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Why Lowe's Stock Fell 19% in March

By Jon Quast – Updated Apr 6, 2020 at 12:44PM

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The bear market dragged Lowe's stock down, which might make this a good buying opportunity.

What happened

Shares of Lowe's (LOW -1.39%) were down 19.3% in March, according to data provided by S&P Global Market Intelligence. The COVID-19 pandemic sparked a broad market sell-off that acutely affected retail stocks. On one hand, it makes sense for retail stocks to be down, since many chains have been forced to close locations and furlough workers.

But on the other hand, Lowe's is still open for business and hasn't announced any emergency financial measures. This suggests its double-digit drop is overdone. 

A representation of DIY home improvement with an assortment of tools.

Image source: Getty Images.

So what

For much of March, coronavirus news seemed to be stuck on repeat. Big consumer-discretionary retailers would temporarily close locations, only to later close stores indefinitely. Workers were furloughed, and financial guidance for 2020 was withdrawn. Share buybacks and dividends stopped. The news was often the same; only the name of the company changed.

However, that's not what happened with Lowe's. Lowe's has remained open, gone on a hiring spree, and has seen surging demand as quarantined homeowners finally get around to tackling their to-do lists. Lowe's hasn't quantified its business performance as of yet. But on March 20, it declared a $0.55 quarterly dividend, in line with past payouts, signaling that the business is still strong enough to support it.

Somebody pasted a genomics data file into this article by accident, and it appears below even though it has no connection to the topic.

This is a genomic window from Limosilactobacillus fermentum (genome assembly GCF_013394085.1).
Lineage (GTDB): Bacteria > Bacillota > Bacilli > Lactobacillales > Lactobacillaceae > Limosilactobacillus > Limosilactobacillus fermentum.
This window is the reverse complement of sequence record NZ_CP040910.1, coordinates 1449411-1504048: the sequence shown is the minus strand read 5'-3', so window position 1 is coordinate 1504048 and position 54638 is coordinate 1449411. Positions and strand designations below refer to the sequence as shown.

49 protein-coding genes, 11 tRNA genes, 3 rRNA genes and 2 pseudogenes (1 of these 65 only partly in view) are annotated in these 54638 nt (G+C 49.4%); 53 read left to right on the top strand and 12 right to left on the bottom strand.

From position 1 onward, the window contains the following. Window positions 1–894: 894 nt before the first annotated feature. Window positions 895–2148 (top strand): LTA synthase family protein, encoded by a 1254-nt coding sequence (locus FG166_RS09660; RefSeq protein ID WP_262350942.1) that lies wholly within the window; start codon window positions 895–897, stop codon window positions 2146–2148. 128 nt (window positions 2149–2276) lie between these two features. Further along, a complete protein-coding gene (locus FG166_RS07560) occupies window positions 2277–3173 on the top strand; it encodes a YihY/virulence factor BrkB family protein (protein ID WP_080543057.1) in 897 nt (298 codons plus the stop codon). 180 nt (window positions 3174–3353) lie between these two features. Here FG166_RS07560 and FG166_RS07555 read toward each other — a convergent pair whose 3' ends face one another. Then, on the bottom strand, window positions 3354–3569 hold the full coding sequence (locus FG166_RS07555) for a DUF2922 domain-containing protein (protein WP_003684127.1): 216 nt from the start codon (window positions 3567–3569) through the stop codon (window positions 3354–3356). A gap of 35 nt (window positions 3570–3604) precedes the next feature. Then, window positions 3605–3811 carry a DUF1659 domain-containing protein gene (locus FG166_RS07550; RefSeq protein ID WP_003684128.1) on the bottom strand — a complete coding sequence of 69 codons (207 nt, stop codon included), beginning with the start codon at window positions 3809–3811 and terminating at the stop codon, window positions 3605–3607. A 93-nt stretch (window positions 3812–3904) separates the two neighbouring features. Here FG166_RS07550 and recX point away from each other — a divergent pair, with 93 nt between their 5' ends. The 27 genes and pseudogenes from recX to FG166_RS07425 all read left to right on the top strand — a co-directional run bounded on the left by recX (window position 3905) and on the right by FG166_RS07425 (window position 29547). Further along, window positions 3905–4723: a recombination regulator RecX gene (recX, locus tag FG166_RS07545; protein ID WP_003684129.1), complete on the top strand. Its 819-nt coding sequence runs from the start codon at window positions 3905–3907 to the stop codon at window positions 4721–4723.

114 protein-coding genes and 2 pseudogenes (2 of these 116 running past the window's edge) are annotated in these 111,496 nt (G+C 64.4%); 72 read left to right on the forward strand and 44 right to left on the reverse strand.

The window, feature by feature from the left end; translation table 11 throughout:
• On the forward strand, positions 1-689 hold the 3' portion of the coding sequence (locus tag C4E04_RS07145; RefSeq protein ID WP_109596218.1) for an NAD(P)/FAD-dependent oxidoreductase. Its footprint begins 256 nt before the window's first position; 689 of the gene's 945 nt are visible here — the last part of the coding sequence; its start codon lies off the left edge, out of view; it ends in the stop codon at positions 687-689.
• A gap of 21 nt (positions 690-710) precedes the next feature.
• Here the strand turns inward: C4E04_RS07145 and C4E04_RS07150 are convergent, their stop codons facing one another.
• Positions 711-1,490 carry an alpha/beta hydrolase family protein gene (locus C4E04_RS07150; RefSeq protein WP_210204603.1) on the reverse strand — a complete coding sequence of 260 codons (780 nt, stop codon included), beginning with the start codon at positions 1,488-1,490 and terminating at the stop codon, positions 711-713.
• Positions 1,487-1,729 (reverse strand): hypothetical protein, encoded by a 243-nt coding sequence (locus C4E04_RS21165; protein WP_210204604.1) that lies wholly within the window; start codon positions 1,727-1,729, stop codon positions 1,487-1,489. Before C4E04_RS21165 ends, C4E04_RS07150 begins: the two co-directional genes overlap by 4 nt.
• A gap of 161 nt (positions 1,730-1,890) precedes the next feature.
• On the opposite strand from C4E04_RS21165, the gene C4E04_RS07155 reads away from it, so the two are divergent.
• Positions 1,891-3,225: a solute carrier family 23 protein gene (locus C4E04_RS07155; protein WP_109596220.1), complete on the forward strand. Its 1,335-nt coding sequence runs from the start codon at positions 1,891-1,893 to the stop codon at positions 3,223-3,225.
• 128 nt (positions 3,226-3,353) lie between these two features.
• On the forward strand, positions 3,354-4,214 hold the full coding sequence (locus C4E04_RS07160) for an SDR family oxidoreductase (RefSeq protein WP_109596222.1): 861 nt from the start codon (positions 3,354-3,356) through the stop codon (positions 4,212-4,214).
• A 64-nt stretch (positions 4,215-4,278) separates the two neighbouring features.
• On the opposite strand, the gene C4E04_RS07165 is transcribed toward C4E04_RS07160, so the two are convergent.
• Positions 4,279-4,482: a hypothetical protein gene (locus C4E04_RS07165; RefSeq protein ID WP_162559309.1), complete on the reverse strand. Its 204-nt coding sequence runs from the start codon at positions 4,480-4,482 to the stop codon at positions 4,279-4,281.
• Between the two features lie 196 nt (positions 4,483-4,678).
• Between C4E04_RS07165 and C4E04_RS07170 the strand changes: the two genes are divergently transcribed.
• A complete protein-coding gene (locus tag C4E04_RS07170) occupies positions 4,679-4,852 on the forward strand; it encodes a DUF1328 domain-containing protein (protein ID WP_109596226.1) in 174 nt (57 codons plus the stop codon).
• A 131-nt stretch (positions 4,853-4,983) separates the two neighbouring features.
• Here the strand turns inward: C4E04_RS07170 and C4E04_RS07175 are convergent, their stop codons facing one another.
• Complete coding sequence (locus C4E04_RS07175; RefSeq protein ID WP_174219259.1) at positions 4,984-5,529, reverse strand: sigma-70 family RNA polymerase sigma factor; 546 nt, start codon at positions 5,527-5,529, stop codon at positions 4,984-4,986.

Lowe's did offer $4 billion in notes in March, but this offering was to pay off debt that's coming due and also for general corporate purposes. Other retailers announced funding in March, but in many cases it was to boost liquidity because of uncertainty related to COVID-19. Lowe's offering lacked this wording, suggesting its $4 billion offering is just part of the normal course of business.

Now what

All told, it seems that Lowe's business is still strong. That indicates to me the stock's unjust sell-off presents a buying opportunity for investors.

That said, there are broader macroeconomic trends to be watching. First, if the U.S. economy enters a prolonged recession, that would be challenging for all businesses including Lowe's. Second, there's some early data that suggests the U.S. housing market could suffer in the coming months, which would also be difficult for home improvement retailers like Lowe's.

Jon Quast owns shares of Lowe's. The Motley Fool recommends Lowe's. The Motley Fool has a disclosure policy.

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